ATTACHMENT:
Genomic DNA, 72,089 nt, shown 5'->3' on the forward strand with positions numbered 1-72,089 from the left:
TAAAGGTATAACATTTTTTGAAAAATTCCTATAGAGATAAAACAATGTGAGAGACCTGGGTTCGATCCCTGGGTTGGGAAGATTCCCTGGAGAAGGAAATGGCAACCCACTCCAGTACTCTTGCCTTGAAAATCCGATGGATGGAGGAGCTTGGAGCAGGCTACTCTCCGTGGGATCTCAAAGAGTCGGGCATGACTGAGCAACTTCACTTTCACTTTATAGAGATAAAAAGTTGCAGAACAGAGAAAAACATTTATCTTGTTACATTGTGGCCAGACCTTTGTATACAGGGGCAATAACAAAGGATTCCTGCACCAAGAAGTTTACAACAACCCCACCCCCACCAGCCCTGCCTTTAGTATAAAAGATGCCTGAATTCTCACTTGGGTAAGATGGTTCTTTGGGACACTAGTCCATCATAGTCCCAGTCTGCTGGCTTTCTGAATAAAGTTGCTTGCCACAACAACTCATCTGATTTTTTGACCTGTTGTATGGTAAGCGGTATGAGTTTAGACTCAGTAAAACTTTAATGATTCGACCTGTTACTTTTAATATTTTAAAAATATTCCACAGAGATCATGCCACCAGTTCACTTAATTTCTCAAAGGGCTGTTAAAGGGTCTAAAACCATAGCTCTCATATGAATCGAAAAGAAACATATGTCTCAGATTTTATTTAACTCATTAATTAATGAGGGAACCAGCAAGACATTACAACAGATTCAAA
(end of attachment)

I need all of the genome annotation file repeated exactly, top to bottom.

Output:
Genomic DNA, 72,089 nt, shown 5'->3' on the forward strand with positions numbered 1-72,089 from the left:
TAAAGGTATAACATTTTTTGAAAAATTCCTATAGAGATAAAACAATGTGAGAGACCTGGGTTCGATCCCTGGGTTGGGAAGATTCCCTGGAGAAGGAAATGGCAACCCACTCCAGTACTCTTGCCTTGAAAATCCGATGGATGGAGGAGCTTGGAGCAGGCTACTCTCCGTGGGATCTCAAAGAGTCGGGCATGACTGAGCAACTTCACTTTCACTTTATAGAGATAAAAAGTTGCAGAACAGAGAAAAACATTTATCTTGTTACATTGTGGCCAGACCTTTGTATACAGGGGCAATAACAAAGGATTCCTGCACCAAGAAGTTTACAACAACCCCACCCCCACCAGCCCTGCCTTTAGTATAAAAGATGCCTGAATTCTCACTTGGGTAAGATGGTTCTTTGGGACACTAGTCCATCATAGTCCCAGTCTGCTGGCTTTCTGAATAAAGTTGCTTGCCACAACAACTCATCTGATTTTTTGACCTGTTGTATGGTAAGCGGTATGAGTTTAGACTCAGTAAAACTTTAATGATTCGACCTGTTACTTTTAATATTTTAAAAATATTCCACAGAGATCATGCCACCAGTTCACTTAATTTCTCAAAGGGCTGTTAAAGGGTCTAAAACCATAGCTCTCATATGAATCGAAAAGAAACATATGTCTCAGATTTTATTTAACTCATTAATTAATGAGGGAACCAGCAAGACATTACAACAGATTCAAA